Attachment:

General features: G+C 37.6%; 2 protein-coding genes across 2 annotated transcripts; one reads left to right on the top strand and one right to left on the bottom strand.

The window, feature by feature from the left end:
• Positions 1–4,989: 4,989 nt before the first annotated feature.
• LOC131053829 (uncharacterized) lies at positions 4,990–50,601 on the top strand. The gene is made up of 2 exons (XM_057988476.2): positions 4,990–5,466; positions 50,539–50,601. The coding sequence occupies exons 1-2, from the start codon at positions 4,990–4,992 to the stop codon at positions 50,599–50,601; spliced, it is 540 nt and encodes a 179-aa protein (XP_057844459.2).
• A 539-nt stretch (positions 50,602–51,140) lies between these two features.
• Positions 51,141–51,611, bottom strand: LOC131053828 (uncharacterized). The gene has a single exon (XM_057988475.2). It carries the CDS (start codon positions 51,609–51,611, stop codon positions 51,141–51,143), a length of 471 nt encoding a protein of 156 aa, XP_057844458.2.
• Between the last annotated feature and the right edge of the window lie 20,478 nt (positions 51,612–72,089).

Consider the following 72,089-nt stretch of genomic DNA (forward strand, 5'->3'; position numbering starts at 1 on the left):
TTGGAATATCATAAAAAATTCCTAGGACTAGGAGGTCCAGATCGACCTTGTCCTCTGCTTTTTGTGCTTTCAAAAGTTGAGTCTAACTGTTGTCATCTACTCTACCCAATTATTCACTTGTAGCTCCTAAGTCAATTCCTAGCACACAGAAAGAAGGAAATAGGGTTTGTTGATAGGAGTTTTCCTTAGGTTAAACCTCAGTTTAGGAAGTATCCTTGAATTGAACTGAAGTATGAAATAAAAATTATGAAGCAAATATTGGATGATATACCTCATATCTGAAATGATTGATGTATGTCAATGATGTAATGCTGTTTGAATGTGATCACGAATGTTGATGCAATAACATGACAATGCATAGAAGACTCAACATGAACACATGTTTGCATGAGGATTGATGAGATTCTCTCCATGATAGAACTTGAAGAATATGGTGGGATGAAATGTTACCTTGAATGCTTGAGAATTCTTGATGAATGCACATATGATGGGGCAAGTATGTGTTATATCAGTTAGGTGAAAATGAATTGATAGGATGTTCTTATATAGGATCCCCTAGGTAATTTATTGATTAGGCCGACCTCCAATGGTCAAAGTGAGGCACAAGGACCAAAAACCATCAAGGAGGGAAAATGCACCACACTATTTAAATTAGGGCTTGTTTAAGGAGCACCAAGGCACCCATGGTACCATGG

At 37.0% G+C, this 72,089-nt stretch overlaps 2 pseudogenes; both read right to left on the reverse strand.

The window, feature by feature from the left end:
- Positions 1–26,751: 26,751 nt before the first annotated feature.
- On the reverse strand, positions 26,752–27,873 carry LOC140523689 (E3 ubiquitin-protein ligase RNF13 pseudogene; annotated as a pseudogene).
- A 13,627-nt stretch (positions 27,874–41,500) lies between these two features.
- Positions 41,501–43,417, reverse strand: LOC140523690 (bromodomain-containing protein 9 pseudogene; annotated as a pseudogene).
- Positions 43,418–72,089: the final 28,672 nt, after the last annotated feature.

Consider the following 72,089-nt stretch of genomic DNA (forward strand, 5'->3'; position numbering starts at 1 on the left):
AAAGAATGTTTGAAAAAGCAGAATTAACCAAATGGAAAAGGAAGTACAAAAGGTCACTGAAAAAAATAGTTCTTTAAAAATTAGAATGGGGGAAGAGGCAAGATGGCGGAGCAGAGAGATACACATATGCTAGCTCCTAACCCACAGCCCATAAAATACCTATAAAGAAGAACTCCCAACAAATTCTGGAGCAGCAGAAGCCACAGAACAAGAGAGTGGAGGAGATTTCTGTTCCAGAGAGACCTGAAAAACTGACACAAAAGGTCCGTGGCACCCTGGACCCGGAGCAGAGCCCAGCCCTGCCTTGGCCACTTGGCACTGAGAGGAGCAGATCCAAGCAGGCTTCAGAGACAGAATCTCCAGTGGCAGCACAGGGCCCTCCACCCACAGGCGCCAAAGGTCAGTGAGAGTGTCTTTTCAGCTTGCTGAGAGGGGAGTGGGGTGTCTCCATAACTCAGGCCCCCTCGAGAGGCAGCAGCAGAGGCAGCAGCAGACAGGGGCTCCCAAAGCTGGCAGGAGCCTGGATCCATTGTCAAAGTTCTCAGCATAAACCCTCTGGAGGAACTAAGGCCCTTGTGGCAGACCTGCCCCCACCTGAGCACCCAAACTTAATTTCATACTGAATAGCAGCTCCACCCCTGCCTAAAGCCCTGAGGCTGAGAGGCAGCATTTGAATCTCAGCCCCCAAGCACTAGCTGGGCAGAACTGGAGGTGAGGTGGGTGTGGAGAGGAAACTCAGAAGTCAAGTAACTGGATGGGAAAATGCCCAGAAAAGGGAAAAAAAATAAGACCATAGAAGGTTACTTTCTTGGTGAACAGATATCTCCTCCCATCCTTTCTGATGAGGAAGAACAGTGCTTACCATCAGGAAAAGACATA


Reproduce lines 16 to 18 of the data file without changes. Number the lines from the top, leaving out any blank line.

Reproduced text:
- Positions 43,418–72,089: the final 28,672 nt, after the last annotated feature.

Consider the following 72,089-nt stretch of genomic DNA (forward strand, 5'->3'; position numbering starts at 1 on the left):
AAAGAATGTTTGAAAAAGCAGAATTAACCAAATGGAAAAGGAAGTACAAAAGGTCACTGAAAAAAATAGTTCTTTAAAAATTAGAATGGGGGAAGAGGCAAGATGGCGGAGCAGAGAGATACACATATGCTAGCTCCTAACCCACAGCCCATAAAATACCTATAAAGAAGAACTCCCAACAAATTCTGGAGCAGCAGAAGCCACAGAACAAGAGAGTGGAGGAGATTTCTGTTCCAGAGAGACCTGAAAAACTGACACAAAAGGTCCGTGGCACCCTGGACCCGGAGCAGAGCCCAGCCCTGCCTTGGCCACTTGGCACTGAGAGGAGCAGATCCAAGCAGGCTTCAGAGACAGAATCTCCAGTGGCAGCACAGGGCCCTCCACCCACAGGCGCCAAAGGTCAGTGAGAGTGTCTTTTCAGCTTGCTGAGAGGGGAGTGGGGTGTCTCCATAACTCAGGCCCCCTCGAGAGGCAGCAGCAGAGGCAGCAGCAGACAGGGGCTCCCAAAGCTGGCAGGAGCCTGGATCCATTGTCAAAGTTCTCAGCATAAACCCTCTGGAGGAACTAAGGCCCTTGTGGCAGACCTGCCCCCACCTGAGCACCCAAACTTAATTTCATACTGAATAGCAGCTCCACCCCTGCCTAAAGCCCTGAGGCTGAGAGGCAGCATTTGAATCTCAGCCCCCAAGCACTAGCTGGGCAGAACTGGAGGTGAGGTGGGTGTGGAGAGGAAACTCAGAAGTCAAGTAACTGGATGGGAAAATGCCCAGAAAAGGGAAAAAAAATAAGACCATAGAAGGTTACTTTCTTGGTGAACAGATATCTCCTCCCATCCTTTCTGATGAGGAAGAACAGTGCTTACCATCAGGAAAAGACATA